Daniel Taylor is one of the very few artists in the world who masters High Realist painting in acrylic. He is internationally renowned for his expressive portraits and wildlife art. His paintings are built up in a series of subtle layers, making them breathtakingly realistic and giving the impression of the paintings coming alive. As one of the founders of ‘ArtSavingWildlife’ (2004) Daniel Taylor is working closely together with the ‘African Conservation Foundation’. He provides ongoing support through local, national and international art and fundraising events.
Living and having raised his family in the interior of British Columbia, Canada, Daniel has been perfecting his technique for well over 40 years. This wilderness setting with its abundant wildlife has been a source of great inspiration. His works express not only what he sees, but how well he observes. Meant to push both the artist and then the viewer towards a perception of life at a deeper level. Daniel’s paintings translate the profound honour and respect he feels when painting his subjects.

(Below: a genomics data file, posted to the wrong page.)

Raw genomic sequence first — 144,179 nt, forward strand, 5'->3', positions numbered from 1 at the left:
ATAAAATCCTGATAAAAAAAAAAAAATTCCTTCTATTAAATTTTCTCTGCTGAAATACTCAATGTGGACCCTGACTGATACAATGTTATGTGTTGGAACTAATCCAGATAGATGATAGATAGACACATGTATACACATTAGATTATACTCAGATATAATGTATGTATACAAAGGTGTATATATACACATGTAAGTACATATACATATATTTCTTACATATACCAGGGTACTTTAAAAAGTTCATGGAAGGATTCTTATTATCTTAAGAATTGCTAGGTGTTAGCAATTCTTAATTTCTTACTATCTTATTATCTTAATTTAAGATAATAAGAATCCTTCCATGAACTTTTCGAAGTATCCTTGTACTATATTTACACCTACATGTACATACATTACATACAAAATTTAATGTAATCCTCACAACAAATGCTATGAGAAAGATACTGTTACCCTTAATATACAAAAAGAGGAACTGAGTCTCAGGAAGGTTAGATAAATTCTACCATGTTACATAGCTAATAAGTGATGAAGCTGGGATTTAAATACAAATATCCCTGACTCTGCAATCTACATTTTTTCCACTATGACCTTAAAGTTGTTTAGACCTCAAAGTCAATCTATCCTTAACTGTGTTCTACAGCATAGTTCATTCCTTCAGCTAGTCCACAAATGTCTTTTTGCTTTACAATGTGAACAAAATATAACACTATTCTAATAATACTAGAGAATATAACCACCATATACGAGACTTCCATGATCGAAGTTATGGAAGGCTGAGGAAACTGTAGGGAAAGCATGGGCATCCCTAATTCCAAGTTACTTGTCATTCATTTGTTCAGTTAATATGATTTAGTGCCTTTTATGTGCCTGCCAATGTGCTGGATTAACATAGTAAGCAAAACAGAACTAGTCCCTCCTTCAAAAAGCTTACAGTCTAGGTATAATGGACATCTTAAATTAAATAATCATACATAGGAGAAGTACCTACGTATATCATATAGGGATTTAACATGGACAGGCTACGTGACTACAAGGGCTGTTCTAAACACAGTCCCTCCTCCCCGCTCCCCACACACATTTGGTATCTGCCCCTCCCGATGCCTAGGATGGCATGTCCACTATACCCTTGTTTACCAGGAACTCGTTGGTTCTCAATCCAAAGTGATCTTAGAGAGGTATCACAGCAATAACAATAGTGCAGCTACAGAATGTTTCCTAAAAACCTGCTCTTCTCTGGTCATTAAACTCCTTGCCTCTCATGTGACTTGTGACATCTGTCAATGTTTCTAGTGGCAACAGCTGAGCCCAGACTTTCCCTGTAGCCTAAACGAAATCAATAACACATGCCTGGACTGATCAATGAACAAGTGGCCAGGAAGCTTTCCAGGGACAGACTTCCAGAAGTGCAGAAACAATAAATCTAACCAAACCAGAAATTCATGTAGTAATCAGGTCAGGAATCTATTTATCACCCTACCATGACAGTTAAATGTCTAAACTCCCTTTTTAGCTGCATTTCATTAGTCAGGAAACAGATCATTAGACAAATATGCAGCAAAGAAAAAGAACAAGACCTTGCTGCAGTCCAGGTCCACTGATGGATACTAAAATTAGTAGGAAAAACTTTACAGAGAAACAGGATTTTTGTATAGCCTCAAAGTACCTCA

For the past 20 years, Daniel Taylor has exhibited his work all over the world, from museums and galleries to great ape programs raising awareness in the Lebialem Highlands of South West Cameroon.
A permanent exhibition of his art is on display in the ‘John F. Kennedy Center for the Performing Arts’, Washington DC. Daniel’s paintings may also be found in both private and public collections internationally.
Over the years, Daniel’s work has been featured within many wildlife and art magazines. He has been selected for one of the ‘Artists for Conservation’s’ Flagship Expeditions. His painting of the ‘Mountain Gorilla’ has won an Honorable Mention in the wildlife category of one of the leading US magazines, ‘The Artist’s Magazine’ He was also a featured Artist in ‘Wildlife Art Magazine’, the ‘International Artist Magazine’,’Western & Wildlife Art Magazine’ and so many more. Recently Daniel’s art was featured in ‘Leisure Painter’, ‘Art Of England’, ‘Artists and Illustrators’ as well as in ‘The Artist’ and ‘Arabella’ magazines.